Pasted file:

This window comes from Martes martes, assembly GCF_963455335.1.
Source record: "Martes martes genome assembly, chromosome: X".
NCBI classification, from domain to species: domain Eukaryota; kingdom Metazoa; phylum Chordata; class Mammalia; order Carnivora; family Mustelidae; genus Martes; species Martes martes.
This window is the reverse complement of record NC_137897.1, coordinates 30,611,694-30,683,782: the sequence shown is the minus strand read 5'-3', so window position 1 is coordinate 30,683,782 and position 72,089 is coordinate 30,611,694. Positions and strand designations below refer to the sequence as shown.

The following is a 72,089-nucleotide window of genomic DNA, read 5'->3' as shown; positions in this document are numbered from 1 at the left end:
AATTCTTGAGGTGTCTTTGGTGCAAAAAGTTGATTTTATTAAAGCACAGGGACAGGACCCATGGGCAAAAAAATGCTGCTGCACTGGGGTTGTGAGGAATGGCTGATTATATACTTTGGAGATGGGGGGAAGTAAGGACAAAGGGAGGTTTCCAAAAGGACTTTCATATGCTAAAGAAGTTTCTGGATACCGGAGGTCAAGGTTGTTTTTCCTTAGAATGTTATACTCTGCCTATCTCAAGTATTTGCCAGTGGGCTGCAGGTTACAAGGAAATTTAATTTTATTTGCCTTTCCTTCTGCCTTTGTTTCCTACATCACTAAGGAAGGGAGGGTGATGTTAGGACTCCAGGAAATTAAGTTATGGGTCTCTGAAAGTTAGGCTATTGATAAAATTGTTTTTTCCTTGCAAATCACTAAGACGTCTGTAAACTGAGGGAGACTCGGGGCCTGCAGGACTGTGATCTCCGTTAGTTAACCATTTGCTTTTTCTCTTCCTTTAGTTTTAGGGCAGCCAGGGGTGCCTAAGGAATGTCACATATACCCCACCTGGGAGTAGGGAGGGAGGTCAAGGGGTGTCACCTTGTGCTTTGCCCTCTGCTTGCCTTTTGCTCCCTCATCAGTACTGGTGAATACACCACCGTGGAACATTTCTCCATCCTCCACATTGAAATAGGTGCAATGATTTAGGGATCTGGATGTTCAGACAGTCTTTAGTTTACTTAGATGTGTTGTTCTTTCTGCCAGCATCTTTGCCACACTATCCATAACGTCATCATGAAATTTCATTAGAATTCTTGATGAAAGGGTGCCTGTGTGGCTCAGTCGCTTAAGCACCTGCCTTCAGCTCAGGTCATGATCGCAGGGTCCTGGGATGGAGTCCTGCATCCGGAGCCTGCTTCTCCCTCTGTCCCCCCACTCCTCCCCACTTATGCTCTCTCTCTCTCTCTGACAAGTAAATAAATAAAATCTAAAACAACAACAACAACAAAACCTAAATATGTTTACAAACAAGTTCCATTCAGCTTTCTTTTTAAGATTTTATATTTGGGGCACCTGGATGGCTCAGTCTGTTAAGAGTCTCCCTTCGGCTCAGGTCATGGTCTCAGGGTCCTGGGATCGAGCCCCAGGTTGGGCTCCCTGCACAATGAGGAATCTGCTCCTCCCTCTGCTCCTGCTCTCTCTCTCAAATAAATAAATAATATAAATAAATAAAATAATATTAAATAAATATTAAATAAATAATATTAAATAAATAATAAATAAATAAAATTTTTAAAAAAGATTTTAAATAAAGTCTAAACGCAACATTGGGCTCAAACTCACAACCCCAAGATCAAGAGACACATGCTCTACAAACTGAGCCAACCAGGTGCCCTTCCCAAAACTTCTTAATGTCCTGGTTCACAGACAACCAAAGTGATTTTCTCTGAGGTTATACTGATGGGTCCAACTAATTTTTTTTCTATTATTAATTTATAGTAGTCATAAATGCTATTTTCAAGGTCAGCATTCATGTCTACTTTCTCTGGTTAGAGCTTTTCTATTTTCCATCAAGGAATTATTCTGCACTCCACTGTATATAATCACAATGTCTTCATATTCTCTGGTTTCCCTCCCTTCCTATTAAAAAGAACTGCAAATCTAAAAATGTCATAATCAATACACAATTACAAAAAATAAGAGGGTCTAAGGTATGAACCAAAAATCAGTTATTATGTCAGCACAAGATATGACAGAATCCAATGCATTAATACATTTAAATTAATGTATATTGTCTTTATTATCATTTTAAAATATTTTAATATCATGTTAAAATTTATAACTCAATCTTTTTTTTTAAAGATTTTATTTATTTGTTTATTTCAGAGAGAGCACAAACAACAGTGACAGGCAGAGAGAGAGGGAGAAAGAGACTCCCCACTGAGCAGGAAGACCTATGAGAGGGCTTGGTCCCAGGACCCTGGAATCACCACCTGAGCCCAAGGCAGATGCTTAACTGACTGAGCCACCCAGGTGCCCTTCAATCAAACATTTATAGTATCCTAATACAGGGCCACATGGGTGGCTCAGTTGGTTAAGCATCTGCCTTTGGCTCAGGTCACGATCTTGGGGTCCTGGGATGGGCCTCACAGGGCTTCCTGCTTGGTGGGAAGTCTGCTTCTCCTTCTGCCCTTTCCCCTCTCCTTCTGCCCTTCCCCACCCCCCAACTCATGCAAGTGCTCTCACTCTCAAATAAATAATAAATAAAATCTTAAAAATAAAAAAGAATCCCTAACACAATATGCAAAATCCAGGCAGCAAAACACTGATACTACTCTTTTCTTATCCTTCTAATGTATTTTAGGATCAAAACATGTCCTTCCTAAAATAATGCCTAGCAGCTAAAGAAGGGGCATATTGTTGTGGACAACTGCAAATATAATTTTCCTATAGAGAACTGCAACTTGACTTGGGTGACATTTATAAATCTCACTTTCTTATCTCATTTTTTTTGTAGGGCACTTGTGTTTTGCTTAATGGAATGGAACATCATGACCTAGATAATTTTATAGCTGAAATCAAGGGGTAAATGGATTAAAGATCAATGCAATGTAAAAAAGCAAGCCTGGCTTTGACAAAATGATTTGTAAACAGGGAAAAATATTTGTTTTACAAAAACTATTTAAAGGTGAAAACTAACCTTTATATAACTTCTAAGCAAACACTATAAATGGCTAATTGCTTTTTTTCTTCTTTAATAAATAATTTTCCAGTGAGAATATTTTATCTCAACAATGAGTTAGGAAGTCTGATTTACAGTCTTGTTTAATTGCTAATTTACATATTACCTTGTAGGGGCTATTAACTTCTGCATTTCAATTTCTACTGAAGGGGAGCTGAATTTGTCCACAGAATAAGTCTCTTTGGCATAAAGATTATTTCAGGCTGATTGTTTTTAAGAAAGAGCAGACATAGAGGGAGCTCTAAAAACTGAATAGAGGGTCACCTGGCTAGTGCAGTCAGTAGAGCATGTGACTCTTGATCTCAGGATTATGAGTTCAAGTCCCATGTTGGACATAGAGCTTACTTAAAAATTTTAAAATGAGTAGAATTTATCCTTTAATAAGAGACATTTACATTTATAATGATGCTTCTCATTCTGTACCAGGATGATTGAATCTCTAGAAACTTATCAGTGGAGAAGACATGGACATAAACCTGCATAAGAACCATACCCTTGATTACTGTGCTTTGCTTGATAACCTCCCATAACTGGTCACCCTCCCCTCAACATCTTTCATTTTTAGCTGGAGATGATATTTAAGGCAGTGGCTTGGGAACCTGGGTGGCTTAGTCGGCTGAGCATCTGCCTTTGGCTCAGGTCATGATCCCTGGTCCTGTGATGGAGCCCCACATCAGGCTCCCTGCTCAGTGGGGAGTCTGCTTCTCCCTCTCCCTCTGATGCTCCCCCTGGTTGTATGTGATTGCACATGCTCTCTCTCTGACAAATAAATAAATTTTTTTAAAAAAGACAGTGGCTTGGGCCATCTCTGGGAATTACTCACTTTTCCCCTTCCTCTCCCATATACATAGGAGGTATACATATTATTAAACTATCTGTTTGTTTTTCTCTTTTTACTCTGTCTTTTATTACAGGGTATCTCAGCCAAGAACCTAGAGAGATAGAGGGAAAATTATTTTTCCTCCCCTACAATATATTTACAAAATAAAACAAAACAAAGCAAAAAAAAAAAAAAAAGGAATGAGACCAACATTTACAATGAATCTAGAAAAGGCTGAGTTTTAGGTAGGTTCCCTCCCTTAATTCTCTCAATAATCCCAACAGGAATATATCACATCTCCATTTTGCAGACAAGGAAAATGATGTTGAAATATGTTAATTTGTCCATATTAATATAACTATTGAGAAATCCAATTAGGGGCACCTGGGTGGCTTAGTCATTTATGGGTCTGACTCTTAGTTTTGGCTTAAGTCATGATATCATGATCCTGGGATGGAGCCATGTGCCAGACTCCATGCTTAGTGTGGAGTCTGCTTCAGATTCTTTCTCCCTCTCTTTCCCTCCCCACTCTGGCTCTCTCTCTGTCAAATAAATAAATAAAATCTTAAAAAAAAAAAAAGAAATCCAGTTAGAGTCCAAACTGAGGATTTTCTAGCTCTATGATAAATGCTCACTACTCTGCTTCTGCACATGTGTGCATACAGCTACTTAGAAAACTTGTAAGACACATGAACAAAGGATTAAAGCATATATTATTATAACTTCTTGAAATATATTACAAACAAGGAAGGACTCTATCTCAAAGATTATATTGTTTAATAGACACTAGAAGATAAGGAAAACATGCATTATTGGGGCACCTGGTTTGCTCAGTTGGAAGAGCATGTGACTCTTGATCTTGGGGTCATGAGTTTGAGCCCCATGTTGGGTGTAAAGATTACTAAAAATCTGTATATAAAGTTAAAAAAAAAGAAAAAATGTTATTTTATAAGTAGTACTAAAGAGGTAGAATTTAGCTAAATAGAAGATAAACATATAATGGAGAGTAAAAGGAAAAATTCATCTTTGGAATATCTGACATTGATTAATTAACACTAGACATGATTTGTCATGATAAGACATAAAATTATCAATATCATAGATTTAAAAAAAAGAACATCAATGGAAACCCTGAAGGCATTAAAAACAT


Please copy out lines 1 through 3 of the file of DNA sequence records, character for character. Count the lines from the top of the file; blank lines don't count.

This window comes from Martes martes, assembly GCF_963455335.1.
Source record: "Martes martes genome assembly, chromosome: X".
NCBI classification, from domain to species: domain Eukaryota; kingdom Metazoa; phylum Chordata; class Mammalia; order Carnivora; family Mustelidae; genus Martes; species Martes martes.